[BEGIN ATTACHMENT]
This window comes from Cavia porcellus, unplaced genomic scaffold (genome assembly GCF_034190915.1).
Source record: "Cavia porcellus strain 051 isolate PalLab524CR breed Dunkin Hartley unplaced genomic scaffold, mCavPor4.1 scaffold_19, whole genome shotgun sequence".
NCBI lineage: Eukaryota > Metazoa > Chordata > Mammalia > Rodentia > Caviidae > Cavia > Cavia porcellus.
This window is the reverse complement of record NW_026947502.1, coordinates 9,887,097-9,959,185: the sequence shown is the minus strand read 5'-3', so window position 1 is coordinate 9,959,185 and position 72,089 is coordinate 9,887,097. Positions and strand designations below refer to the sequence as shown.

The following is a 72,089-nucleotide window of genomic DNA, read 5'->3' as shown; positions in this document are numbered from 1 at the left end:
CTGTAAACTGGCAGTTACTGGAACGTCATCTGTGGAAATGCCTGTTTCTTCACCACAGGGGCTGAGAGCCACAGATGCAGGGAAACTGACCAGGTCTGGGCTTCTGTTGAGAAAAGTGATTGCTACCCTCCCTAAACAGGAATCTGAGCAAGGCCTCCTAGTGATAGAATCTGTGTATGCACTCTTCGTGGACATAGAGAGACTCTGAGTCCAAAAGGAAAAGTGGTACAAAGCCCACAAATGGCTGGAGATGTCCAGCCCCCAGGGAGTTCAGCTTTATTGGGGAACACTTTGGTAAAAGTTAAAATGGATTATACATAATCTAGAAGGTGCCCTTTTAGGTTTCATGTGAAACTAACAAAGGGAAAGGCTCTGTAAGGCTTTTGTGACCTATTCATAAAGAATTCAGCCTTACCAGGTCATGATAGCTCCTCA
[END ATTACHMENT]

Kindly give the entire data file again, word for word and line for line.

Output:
This window comes from Cavia porcellus, unplaced genomic scaffold (genome assembly GCF_034190915.1).
Source record: "Cavia porcellus strain 051 isolate PalLab524CR breed Dunkin Hartley unplaced genomic scaffold, mCavPor4.1 scaffold_19, whole genome shotgun sequence".
NCBI lineage: Eukaryota > Metazoa > Chordata > Mammalia > Rodentia > Caviidae > Cavia > Cavia porcellus.
This window is the reverse complement of record NW_026947502.1, coordinates 9,887,097-9,959,185: the sequence shown is the minus strand read 5'-3', so window position 1 is coordinate 9,959,185 and position 72,089 is coordinate 9,887,097. Positions and strand designations below refer to the sequence as shown.

The following is a 72,089-nucleotide window of genomic DNA, read 5'->3' as shown; positions in this document are numbered from 1 at the left end:
CTGTAAACTGGCAGTTACTGGAACGTCATCTGTGGAAATGCCTGTTTCTTCACCACAGGGGCTGAGAGCCACAGATGCAGGGAAACTGACCAGGTCTGGGCTTCTGTTGAGAAAAGTGATTGCTACCCTCCCTAAACAGGAATCTGAGCAAGGCCTCCTAGTGATAGAATCTGTGTATGCACTCTTCGTGGACATAGAGAGACTCTGAGTCCAAAAGGAAAAGTGGTACAAAGCCCACAAATGGCTGGAGATGTCCAGCCCCCAGGGAGTTCAGCTTTATTGGGGAACACTTTGGTAAAAGTTAAAATGGATTATACATAATCTAGAAGGTGCCCTTTTAGGTTTCATGTGAAACTAACAAAGGGAAAGGCTCTGTAAGGCTTTTGTGACCTATTCATAAAGAATTCAGCCTTACCAGGTCATGATAGCTCCTCA